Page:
“Free paper.” “Free evening newspaper.” “Free daily newspaper.” “Zero-zero cents.” “Great to read on the subway.”
More talked to passersby than shouted, it’s not quite “Extra, Extra!” But hey, it’s Yonge and College at 4:45 p.m. on September 8, the official first day of t.o.night, Toronto’s new free evening newspaper which we extensively profiled in July, and the carriers dressed as newsies are working on a slow news day: the three stories on the cover are “T.O. Drags Economy,” a Canadian Press story about how the value of building permits declined from June to July; “Canadian General to Lead Afghan Air Strike Investigation,” an Associated Press story about just that; and the lead item, a photo of young Avery Kelterborn on her way to her first day of school, with the headline “Summer’s Really Over.” Bummer.
SK and Agnes, the carriers on opposite corners of the intersection, are gimmicks with limbs, the living and breathing result of t.o.night‘s decision to be “retro” while simultaneously pitching itself—with its combination of wire stories and blog posts—as the future of newspapers, as John Cameron (then Managing Editor, now Publisher) told us was the case in July. But in spite of the incongruity of it all, the anachronistic but ultimately endearing newsies happen to be the best thing that t.o.night has going for it.
SK (above), 16, took the southwest corner. On a day that saw 24 Hours launch a new layout (more here), he anchored himself and his cart behind the streetcar stop and against the wall of the Tim Hortons on the corner, facing College, looking almost as though he could be waiting for the streetcar himself—if not for the frequently extended hand and gentle coaxing of hurried pedestrians to pay attention to him.
Agnes (above), 26, is a little older than the high school–aged students t.o.night originally said they’d use as newsies, but she’s also a little more extroverted: when one customer was reluctant to take a paper, she told us, she promised she’d dance a jig for him if he did. He did, and she obliged. She may have picked a corner with less foot traffic than SK, but while we’re there, she’s more active, moving from spot to spot every few seconds to cover as much ground as she can, her cart of papers and placard reading “T.O. DRAGS ECONOMY” resting near the stairs leading down into College Station.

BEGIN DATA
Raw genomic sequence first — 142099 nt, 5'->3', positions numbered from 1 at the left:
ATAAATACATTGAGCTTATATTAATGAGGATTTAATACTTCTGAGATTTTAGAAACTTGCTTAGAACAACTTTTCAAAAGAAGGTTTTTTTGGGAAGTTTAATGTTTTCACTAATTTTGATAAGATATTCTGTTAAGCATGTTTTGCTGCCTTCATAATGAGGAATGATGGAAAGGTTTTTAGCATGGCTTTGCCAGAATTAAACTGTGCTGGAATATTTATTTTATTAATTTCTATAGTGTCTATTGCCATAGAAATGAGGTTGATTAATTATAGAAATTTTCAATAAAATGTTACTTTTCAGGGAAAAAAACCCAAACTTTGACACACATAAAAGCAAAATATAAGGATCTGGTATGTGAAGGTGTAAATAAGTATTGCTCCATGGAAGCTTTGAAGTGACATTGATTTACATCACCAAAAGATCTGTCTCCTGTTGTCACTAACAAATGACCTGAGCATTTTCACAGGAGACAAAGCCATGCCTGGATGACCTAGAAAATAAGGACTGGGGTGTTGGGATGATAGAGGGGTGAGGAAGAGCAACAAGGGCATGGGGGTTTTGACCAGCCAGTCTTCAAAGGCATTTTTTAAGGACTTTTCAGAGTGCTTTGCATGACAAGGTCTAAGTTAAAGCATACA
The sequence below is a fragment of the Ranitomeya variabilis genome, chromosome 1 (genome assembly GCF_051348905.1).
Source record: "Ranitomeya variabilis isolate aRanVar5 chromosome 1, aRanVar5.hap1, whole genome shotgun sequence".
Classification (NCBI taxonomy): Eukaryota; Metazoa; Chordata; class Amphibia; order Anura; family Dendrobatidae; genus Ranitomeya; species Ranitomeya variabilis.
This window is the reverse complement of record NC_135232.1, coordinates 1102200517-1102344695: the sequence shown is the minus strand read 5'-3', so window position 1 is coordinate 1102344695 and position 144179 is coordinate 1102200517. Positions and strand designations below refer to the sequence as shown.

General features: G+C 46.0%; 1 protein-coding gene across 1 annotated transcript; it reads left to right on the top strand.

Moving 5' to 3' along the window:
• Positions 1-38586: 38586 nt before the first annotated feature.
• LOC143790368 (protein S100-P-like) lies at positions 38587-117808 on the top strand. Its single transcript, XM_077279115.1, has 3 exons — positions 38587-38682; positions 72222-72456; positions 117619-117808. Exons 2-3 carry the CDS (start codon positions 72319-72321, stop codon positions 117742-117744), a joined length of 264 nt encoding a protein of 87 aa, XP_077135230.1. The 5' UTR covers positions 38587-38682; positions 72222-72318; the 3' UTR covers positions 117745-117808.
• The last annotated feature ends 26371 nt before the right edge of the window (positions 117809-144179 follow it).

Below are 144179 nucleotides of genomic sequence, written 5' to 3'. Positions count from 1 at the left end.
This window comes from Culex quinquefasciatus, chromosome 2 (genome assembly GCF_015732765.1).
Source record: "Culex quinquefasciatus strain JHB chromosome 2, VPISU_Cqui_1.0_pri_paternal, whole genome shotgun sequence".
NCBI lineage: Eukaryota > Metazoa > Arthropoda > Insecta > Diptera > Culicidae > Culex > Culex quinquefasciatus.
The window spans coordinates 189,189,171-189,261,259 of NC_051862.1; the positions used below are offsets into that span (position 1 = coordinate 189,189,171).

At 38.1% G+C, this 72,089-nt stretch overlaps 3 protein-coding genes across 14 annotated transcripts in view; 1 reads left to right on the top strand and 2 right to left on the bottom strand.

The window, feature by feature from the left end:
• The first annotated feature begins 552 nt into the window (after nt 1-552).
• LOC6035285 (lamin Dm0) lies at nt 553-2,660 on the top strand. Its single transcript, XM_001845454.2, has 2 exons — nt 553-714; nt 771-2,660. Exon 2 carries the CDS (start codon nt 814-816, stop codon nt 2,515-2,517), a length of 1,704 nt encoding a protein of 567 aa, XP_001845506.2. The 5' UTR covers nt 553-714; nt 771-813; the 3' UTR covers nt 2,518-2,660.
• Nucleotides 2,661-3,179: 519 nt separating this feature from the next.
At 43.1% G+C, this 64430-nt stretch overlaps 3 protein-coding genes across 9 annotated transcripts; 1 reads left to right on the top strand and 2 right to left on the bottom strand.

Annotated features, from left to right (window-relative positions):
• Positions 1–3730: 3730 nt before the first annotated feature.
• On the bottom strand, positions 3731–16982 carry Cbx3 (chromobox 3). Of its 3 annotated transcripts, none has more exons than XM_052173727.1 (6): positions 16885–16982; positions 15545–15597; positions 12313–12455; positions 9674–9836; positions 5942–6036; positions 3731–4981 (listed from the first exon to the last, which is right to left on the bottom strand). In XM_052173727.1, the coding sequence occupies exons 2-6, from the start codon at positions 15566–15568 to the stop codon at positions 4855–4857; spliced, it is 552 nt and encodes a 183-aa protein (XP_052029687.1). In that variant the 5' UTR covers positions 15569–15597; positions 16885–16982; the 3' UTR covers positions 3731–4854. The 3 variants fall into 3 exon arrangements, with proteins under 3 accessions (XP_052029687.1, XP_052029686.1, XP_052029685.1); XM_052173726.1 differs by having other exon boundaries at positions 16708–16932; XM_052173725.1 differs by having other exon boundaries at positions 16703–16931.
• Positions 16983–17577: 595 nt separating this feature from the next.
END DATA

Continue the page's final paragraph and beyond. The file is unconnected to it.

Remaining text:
Her mandatory uniform, she explains in between dolling out papers, is a white collared shirt, black pants, a t.o.night bag, and a poor boy cap. (The latter two covered by the company.) She’d been told to stay on public property, and to not block sidewalks. Like SK, she’s not selling t.o.night itself—we never hear her or SK mention its name—but rather the idea of t.o.night, a free daily newspaper perfect for the subway ride home.
So, is it?
The footer of the front page reminds readers that “We don’t recycle old news, but please recycled [sic] old papers.” t.o.night‘s attempt to avoid republishing news from the morning editions of its many competitors, especially Metro and 24 Hours, is admirable, but it also doesn’t work: t.o.night only has a narrow window of time in which to snap up the stories its competitors don’t get, and as a result simply doesn’t have much news, or big news, or interesting news, to publish. t.o.night‘s Tuesday edition had one-third the number of pages as Tuesday’s Metro.
And then there’s that whole internet thing. John Cameron’s introductory Publisher’s Note boasts: “All of our content is fresh….We’ll be the first with the big news of the day, so you’ll be the first to be informed.” As expected, the form and content belie that claim: the vast majority of the paper’s news content comes from the Canadian Press, the Associated Press, or—on the paper’s strongest page—BlogTO. The only stories that don’t are on the Entertainment page, and are written by “t.o.night staff” or “t.o.night News Services,” and all but one of those stories is simply a small summary of reporting done by other outlets: TMZ, Page Six, or empireonline.com. (The other story is about Melrose Place.) t.o.night can’t ever be the first to any news story, because every news story in it is published elsewhere hours before, readily accessible to anyone with internet access.
Right beside the publisher’s note, below a recipe for Citrus Chicken Stir Fry Wraps (“MAKE THIS t.o.night”), is “TODAY’S YOUTUBE OMG”: a screenshot of a YouTube video with a caption inviting readers to “Check it out as a baby alternates between fits of giggles and ‘the evil eye,’ to the delight of her audience: http://www.youtube.com/watch?v=I5ALIL7T764″. That whole URL is spelled out in print, spilling onto two lines, and that video is one you’ve probably already seen, given that it has twenty-six million views on YouTube and was uploaded in December 2007. It’s an excellent, if small, example of why t.o.night can’t and shouldn’t mimic—or attempt to complete with—the internet: its form won’t allow it to.
There’s little solace in the inconsistent-at-best layout, either. Some paragraphs have line breaks between them, some don’t; some paragraphs have their first lines indented, some don’t; some elements, like the credit for articles, change size and colour and relative position for no apparent reason, making prioritizing information difficult. For a paper where skimming is the intention, skimming shouldn’t be so difficult.
But it could be worse: Perez Hilton—pegged earlier as a desired source of “international news”—is, mercifully, nowhere to be found. As SK and Agnes and many others like them will remind you every weekday downtown for at least a while longer, it’s free, anyway. And you’ll get what you pay for.
All photos by Nick Kozak/Torontoist.